Other Breastfeeding-Related Issues You Must Be Aware Of

After discussing various significant issues about breastfeeding, o which you can have a look by visiting this page, there remain a few others that we think you must be aware of in order to deal with any sudden situation correctly.


The special closeness that breastfeeding provides will be particularly important if you deliver by cesarean section. Since you will not have experienced the physical sensations of birth, nursing will afford you the intimate contact and comfort that are essential to both mother and baby. Your breasts will fill up with milk just as if you had delivered vaginally. Because you will need extra rest, you will appreciate being able to just take your baby to bed with you and leisurely feed him, instead of having to get up to wash bottles or prepare formula.

You should plan to nurse as soon after delivery as possible, just as you would after a vaginal delivery. If you have epidural anesthesia, you can hold and nurse your baby right in the recovery room. If you have general anesthesia, however, you will have to wait until you are alert before getting started.

Your abdominal incision will necessitate finding alternate nursing positions. Experiment until you find one that is easy and comfortable. Many cesarean mothers prefer the side-lying position. To assume this position, use pillows to support your back, your abdomen, and possibly your upper leg. Place your baby on his side, facing you, and cradle him in your arm. Pull him in close to you until your nipple touches his lip. Wait for him to open his mouth, then make sure that his jaws are well past the nipple. To burp him, roll onto your back and roll the baby onto your chest, face down. Then roll onto your other side to nurse him from the other breast.

Some women prefer to nurse in a sitting position. If you do, bend your knees somewhat and support your feet to lessen the strain on your abdomen. Place your baby on a pillow in your lap and cradle him in your arm. The clutch position or football hold is another position that relieves pressure on the abdomen. While sitting, hold your baby on a pillow at your side as if he were a football. Use your hand to support his head at your breast.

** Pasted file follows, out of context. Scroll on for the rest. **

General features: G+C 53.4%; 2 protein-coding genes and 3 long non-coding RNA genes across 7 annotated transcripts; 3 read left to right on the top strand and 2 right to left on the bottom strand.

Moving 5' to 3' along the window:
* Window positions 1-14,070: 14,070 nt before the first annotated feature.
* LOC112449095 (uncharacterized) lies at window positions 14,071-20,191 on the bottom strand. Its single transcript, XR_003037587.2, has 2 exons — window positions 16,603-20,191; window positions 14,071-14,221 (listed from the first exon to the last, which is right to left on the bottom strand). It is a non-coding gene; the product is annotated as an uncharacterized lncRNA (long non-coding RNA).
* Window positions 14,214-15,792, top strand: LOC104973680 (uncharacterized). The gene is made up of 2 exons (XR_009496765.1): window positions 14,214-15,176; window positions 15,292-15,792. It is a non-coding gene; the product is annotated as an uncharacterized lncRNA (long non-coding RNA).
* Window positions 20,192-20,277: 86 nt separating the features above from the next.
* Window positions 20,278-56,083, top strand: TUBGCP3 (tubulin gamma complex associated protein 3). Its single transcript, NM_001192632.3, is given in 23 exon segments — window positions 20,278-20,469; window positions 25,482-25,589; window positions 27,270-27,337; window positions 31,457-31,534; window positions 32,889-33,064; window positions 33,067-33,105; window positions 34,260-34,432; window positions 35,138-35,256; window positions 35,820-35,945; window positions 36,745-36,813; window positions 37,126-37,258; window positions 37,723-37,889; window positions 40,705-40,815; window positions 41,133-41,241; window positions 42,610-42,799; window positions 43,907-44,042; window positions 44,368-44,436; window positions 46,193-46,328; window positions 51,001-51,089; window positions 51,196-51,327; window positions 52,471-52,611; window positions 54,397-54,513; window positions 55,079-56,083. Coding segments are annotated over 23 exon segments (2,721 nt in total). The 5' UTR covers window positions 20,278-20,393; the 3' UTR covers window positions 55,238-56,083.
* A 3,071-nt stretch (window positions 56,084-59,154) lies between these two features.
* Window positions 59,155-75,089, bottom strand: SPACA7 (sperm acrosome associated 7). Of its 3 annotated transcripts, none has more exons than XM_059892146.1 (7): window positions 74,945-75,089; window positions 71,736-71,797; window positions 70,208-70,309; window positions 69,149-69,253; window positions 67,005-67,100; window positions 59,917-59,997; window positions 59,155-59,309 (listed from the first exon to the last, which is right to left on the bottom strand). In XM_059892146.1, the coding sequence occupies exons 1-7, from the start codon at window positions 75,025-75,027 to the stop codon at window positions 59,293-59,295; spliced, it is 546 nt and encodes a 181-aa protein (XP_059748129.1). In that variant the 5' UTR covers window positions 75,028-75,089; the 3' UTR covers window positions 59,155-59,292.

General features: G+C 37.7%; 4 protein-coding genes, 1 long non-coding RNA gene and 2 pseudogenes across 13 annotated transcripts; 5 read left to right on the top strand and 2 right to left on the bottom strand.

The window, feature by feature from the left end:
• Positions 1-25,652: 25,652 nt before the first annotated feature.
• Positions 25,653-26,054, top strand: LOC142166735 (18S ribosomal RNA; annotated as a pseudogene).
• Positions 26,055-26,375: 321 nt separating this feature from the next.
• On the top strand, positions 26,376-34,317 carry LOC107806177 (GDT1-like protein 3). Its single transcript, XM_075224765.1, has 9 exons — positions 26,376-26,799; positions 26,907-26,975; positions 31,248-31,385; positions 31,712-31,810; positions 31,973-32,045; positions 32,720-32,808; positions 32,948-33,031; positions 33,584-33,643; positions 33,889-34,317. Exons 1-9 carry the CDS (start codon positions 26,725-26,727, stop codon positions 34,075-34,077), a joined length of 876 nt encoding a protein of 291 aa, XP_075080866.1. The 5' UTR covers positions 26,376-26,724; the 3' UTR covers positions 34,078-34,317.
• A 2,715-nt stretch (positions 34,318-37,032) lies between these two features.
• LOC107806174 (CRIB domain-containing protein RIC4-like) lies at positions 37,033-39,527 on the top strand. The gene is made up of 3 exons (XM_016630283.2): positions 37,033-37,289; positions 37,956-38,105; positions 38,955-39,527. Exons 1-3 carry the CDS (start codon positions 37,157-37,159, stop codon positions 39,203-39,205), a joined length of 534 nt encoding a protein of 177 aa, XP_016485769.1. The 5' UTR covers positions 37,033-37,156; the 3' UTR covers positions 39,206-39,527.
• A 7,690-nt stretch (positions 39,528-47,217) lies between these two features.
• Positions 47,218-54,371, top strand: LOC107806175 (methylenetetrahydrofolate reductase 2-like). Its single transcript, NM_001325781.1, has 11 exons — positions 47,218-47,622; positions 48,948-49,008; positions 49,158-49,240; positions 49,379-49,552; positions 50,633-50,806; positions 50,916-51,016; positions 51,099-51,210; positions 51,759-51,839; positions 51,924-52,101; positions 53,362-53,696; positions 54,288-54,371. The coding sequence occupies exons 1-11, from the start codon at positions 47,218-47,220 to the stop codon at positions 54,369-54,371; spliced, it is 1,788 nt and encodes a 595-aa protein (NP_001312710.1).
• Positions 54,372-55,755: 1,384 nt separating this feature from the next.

Continue taking your pain medication as needed. Most analgesics do not affect the baby. However, check with your doctor to be sure.

Do not become discouraged if you and your baby seem to get off to a slow start. Remember that this will be the beginning of many months of a happy, rewarding nursing relationship.


If you plan to return to work after your baby is born, you can still enjoy a happy and successful nursing experience. Your baby will benefit from whatever time you spend breastfeeding, as he continues to receive your breastmilk and its protective properties. Your baby will be healthier, resulting in fewer sick days.

If possible, arrange to visit and nurse your baby on your lunch hour, or have your baby brought to you. If this is not possible, leave either breastmilk or formula with his sitter to be given to him while you are at work. Many women prefer their infants to continue having only breastmilk and arrange to pump their breasts once or twice each day while they are at work. Many excellent breast pumps are available from your breastfeeding counselor or certified lactation consultant. Continue nursing your baby on request while you are at home. If you do not pump while you are at work, your milk supply will even out to meet the reduced demand.

If at all possible, delay returning to work outside the home until your baby is a year old. The first year is very important in a child’s development and a very precious time for mothers. Unless you have severe financial problems, the time you spend with your baby will be more beneficial to your family than the income you will receive from working, especially after you deduct taxes, baby-sitting fees, the cost of formula and extra clothes, and the other expenses related to work. You may find that the money left over is not as significant as you thought it would be.

If you must work, choose your baby sitter carefully. A trusted relative or friend is your best choice. Otherwise, you will need to thoroughly check references before leaving your child with a stranger. Ideally, you will find someone who will care for your baby as you would. A person who keeps only one or two children can provide a more homelike atmosphere and plenty of cuddling. In addition, exposure to fewer children will reduce your baby’s chances of catching colds or other illnesses, which would further increase your doctor bills, as well as create concern and cause you to miss work. (For a further discussion of childcare, see “The Childcare Decision”.)

Pumping Away From Baby Many working mothers regularly spend their breaks and lunch hours with a breast pump. The following tips should help you get started:
  • Wear clothing that makes it easy to pump.
  • Find a quiet, private area with a comfortable chair.